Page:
Monday, 21 November 2016


One of the challenges of this journey was the receiving of gifts.  Having learned as a child that giving presents is 'better' than receiving and wanting to be good and kind I developed a preference for giving over receiving.  Indeed I often feel embarrassed or awkward about receiving - sometimes feeling unworthy of the gift or uncertain what is expected of me in return.  And I always feel that I must give SOMETHING in return!

So this journey began with my first challenge to that: the whole journey was a gift paid for by the generosity of the supporters of my fundraising campaign.  This blog is my way to offer something in return!

Then the flights out to Almaty happened to be on my birthday and I was given gifts by the flight crews.  These I simply had to receive as there was no way of giving in return!

I had taken a present for Svetlana, the Reiki master I stayed with in Almaty, to honour the gift of being able to stay in a local person's home and being met at the airport at 2 am.  I was therefore surprised when she gave me some gifts at the end of my stay.  However I saw that it would be rude to refuse, so accepted them with gratitude.  One of these gifts was a beautiful pair of embroidered felt slippers with toes that turn up.  I learned that this is supposed to be so that when you walk on the grass you don't harm it.  The other gift was a model yurt also made of felt which even has the bed and table inside.  Although many people now live in houses in towns and cities many of them still have yurts where they spend the summer - we saw some on our day out to the lake.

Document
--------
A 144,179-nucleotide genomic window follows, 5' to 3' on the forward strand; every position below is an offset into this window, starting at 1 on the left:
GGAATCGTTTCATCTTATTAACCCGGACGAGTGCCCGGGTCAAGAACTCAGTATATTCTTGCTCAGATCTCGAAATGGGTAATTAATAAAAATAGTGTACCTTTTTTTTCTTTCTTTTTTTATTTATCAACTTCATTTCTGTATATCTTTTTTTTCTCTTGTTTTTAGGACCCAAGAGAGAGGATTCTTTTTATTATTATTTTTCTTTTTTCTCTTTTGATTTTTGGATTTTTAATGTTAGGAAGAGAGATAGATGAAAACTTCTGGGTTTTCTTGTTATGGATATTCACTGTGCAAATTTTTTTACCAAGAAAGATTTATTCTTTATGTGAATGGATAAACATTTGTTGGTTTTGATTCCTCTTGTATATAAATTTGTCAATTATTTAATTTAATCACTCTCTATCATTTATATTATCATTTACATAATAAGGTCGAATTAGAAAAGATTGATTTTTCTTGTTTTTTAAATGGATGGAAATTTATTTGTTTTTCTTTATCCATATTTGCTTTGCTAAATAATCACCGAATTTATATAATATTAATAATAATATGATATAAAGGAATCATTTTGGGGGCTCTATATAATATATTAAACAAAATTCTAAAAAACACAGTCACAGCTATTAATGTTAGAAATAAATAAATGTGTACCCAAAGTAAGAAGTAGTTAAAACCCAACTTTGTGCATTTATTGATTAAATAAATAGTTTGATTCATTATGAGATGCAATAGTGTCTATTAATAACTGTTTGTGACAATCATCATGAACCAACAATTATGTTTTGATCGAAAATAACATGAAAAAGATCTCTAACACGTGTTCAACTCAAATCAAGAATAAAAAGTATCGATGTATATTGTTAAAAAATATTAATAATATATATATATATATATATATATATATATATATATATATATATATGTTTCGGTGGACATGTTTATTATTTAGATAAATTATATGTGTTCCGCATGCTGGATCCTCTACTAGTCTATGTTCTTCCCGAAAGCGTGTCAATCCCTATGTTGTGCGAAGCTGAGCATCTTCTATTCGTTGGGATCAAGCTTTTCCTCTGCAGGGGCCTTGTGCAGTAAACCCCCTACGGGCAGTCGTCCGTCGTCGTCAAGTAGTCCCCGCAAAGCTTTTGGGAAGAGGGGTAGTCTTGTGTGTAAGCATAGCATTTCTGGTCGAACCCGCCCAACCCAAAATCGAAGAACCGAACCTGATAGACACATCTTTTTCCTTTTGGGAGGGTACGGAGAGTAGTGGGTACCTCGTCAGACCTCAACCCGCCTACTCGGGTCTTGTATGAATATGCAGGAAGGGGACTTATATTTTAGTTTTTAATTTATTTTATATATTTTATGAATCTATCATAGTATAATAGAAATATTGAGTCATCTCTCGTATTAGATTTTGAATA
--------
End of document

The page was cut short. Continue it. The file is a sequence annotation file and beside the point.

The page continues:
During the retreat several people came up to me with various gifts which it was clear it gave them great pleasure to give. 

I learned more about this aspect of Kazakh culture of when one afternoon I admired the Kazakh embroidered coat a fellow participant was wearing. "If it fits you, it's yours" she responded and insisted I take off the jacket I was wearing to try it on. It fitted! I protested that I couldn't accept such a generous gift, but she insisted, telling me that it was a tradition in their culture that when a guest comes to stay in your yurt you would give them a gift of a sheep or goat or one of these coats!  At a fundamental level this is to sustain life, I realised.  So I accepted and show my gratitude by wearing it.  I know that it gave her as much joy to give it as it does me to wear it!  

I also received gifts from people from other countries in the region who were at the retreat; it seems this tradition of honouring guests with gifts is widespread in the former Soviet Union countries.   

I think one of my other favourite gifts was a carrier bag that contained 2 boxes of Kazakh tea, two packets of toasted sunflower seeds and a packet of sunflower seed halva.  I loved this gift because it was what was available at the local supermarket - and also something I have been able to share with others on my return home when I made Kazakh tea for some of my students at a workshop.  

I had taken some things to give as gifts too and enjoyed giving them.  They were only very small things - such as some of my postcards, lavendar bags and a tea spoon rest with a robin on it and so on - but seemed to bring pleasure to those who received them.

The other gift I took to share of course (as well as the Reiki) was the songs, which I think brought joy to the whole group.

Overall I feel I received far more than I gave, but that's OK.

No comments:

Post a Comment